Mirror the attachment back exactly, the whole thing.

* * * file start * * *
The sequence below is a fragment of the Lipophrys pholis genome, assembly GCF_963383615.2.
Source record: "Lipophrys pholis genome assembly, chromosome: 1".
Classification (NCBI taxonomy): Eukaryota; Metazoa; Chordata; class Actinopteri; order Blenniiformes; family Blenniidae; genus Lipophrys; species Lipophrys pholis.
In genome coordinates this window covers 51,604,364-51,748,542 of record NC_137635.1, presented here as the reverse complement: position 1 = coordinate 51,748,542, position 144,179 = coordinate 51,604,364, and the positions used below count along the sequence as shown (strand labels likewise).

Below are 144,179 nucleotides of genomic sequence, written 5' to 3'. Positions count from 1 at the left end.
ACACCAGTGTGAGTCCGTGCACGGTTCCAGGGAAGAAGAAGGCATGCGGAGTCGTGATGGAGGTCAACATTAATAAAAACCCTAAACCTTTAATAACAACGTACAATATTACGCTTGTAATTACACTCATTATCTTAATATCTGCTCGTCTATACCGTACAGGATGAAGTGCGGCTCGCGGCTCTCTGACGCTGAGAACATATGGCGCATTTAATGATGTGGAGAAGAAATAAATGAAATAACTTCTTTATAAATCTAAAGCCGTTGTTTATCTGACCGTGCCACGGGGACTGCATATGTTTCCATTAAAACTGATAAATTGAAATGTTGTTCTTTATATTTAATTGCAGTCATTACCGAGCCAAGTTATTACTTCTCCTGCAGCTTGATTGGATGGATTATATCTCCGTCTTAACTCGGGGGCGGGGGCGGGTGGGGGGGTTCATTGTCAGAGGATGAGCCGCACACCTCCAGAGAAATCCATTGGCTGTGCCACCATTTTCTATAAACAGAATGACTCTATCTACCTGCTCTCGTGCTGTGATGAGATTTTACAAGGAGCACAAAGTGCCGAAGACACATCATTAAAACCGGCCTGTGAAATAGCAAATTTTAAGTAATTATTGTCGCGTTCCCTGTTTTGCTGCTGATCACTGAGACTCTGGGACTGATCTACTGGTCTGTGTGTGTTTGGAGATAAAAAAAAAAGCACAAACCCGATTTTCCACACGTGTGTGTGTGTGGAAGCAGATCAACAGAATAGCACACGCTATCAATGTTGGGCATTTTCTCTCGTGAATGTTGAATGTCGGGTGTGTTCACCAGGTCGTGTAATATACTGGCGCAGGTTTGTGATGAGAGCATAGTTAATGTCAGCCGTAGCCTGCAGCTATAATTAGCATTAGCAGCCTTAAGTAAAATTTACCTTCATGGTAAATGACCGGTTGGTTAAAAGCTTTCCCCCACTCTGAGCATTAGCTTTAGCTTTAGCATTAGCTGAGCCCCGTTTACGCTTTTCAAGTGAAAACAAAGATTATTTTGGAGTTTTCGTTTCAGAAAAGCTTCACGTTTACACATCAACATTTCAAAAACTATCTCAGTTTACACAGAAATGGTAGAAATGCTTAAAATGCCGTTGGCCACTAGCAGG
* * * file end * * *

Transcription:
The sequence below is a fragment of the Lipophrys pholis genome, assembly GCF_963383615.2.
Source record: "Lipophrys pholis genome assembly, chromosome: 1".
Classification (NCBI taxonomy): Eukaryota; Metazoa; Chordata; class Actinopteri; order Blenniiformes; family Blenniidae; genus Lipophrys; species Lipophrys pholis.
In genome coordinates this window covers 51,604,364-51,748,542 of record NC_137635.1, presented here as the reverse complement: position 1 = coordinate 51,748,542, position 144,179 = coordinate 51,604,364, and the positions used below count along the sequence as shown (strand labels likewise).

Below are 144,179 nucleotides of genomic sequence, written 5' to 3'. Positions count from 1 at the left end.
ACACCAGTGTGAGTCCGTGCACGGTTCCAGGGAAGAAGAAGGCATGCGGAGTCGTGATGGAGGTCAACATTAATAAAAACCCTAAACCTTTAATAACAACGTACAATATTACGCTTGTAATTACACTCATTATCTTAATATCTGCTCGTCTATACCGTACAGGATGAAGTGCGGCTCGCGGCTCTCTGACGCTGAGAACATATGGCGCATTTAATGATGTGGAGAAGAAATAAATGAAATAACTTCTTTATAAATCTAAAGCCGTTGTTTATCTGACCGTGCCACGGGGACTGCATATGTTTCCATTAAAACTGATAAATTGAAATGTTGTTCTTTATATTTAATTGCAGTCATTACCGAGCCAAGTTATTACTTCTCCTGCAGCTTGATTGGATGGATTATATCTCCGTCTTAACTCGGGGGCGGGGGCGGGTGGGGGGGTTCATTGTCAGAGGATGAGCCGCACACCTCCAGAGAAATCCATTGGCTGTGCCACCATTTTCTATAAACAGAATGACTCTATCTACCTGCTCTCGTGCTGTGATGAGATTTTACAAGGAGCACAAAGTGCCGAAGACACATCATTAAAACCGGCCTGTGAAATAGCAAATTTTAAGTAATTATTGTCGCGTTCCCTGTTTTGCTGCTGATCACTGAGACTCTGGGACTGATCTACTGGTCTGTGTGTGTTTGGAGATAAAAAAAAAAGCACAAACCCGATTTTCCACACGTGTGTGTGTGTGGAAGCAGATCAACAGAATAGCACACGCTATCAATGTTGGGCATTTTCTCTCGTGAATGTTGAATGTCGGGTGTGTTCACCAGGTCGTGTAATATACTGGCGCAGGTTTGTGATGAGAGCATAGTTAATGTCAGCCGTAGCCTGCAGCTATAATTAGCATTAGCAGCCTTAAGTAAAATTTACCTTCATGGTAAATGACCGGTTGGTTAAAAGCTTTCCCCCACTCTGAGCATTAGCTTTAGCTTTAGCATTAGCTGAGCCCCGTTTACGCTTTTCAAGTGAAAACAAAGATTATTTTGGAGTTTTCGTTTCAGAAAAGCTTCACGTTTACACATCAACATTTCAAAAACTATCTCAGTTTACACAGAAATGGTAGAAATGCTTAAAATGCCGTTGGCCACTAGCAGG